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BETHANY: MOULTRIE COUNTY
Bethany: Serene Setting Near Major Commerce And Recreation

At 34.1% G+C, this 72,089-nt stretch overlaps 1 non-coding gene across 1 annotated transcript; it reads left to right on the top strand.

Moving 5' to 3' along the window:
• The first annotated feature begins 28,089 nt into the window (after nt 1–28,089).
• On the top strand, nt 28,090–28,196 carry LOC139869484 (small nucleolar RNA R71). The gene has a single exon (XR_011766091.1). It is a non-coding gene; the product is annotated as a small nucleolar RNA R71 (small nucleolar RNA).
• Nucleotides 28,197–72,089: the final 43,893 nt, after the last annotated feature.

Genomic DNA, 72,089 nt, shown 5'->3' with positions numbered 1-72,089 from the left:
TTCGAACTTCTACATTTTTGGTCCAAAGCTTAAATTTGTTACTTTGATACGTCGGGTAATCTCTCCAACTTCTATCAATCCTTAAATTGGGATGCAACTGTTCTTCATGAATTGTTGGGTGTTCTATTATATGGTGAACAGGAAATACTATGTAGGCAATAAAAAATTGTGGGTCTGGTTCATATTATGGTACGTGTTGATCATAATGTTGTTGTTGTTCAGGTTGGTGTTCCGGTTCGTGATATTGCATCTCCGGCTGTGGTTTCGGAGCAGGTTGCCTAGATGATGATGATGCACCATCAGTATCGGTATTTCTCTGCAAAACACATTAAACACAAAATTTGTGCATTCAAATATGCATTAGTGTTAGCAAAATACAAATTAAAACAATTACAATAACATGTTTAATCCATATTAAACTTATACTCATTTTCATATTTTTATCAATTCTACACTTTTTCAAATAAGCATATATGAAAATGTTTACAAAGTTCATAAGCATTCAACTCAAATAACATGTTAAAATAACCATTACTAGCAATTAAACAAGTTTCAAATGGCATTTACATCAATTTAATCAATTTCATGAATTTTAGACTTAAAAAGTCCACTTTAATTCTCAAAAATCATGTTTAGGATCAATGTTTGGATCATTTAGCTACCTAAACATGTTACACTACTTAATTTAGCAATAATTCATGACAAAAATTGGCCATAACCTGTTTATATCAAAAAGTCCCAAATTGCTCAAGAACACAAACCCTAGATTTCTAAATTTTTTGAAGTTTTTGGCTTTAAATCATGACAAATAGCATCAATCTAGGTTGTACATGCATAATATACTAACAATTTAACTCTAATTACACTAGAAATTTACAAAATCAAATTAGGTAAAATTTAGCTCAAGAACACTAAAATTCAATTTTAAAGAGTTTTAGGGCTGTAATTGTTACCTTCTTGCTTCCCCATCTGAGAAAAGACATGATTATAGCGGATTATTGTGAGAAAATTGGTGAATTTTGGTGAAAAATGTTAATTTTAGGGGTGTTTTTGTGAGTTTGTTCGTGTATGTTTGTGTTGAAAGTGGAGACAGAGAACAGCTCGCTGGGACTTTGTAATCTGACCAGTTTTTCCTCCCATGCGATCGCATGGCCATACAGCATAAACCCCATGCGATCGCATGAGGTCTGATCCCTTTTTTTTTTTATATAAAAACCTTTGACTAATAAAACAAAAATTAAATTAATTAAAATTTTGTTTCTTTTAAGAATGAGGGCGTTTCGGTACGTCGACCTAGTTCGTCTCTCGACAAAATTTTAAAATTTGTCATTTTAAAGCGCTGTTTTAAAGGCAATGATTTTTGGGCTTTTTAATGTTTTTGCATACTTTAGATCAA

ethany, located seven miles west of Sullivan on Illinois Route 121, is a community that offers much to both visitors and residents. A unique feature of Bethany is that the city owns and operates all of its utilities. For visitors, another important feature is the village’s location. Bethany is located just 18 miles from the metropolitan commerce center of Decatur, but it still manages to offer a serene setting with close proximity to Lake Shelbyville, one of the top recreational lakes in Illinois. The residents of Bethany believe in continuing to provide a safe community, strong schools and opportunities for the benefit of all the residents. Families are welcome to enjoy the atmosphere of a small town. Bethany was originally known as Marrowbone. The name was established by two hunters who camped for a night in the area. Scattered bones left over from a meal of venison led them to call their camp Marrowbone. A short time later, in 1828, the first settlers came to Marrowbone Township and progress soon followed. By 1877, Bethany was incorporated as a village, and included brick store buildings, a grist mill, a water mill, churches and a railroad. By 1881, there were 1,595 residents in Bethany. With 1,352 current residents, Bethany, now in its 136th year, has managed to maintain the peaceful ambiance of a small-town, middle-American community. Built in 1977, Crowder Park continues to be one of the city’s most popular locations. The park includes 70 acres and features three pavilions, athletic fields, a playground, tennis courts, a bike trail, skate park and restroom facilities. For local events and information, visit http://villageofbethany.us. 2013 Bethany Calendar of Events Dates are subject to change. Please call ahead at 217-665-3351 for specific information and additional activities.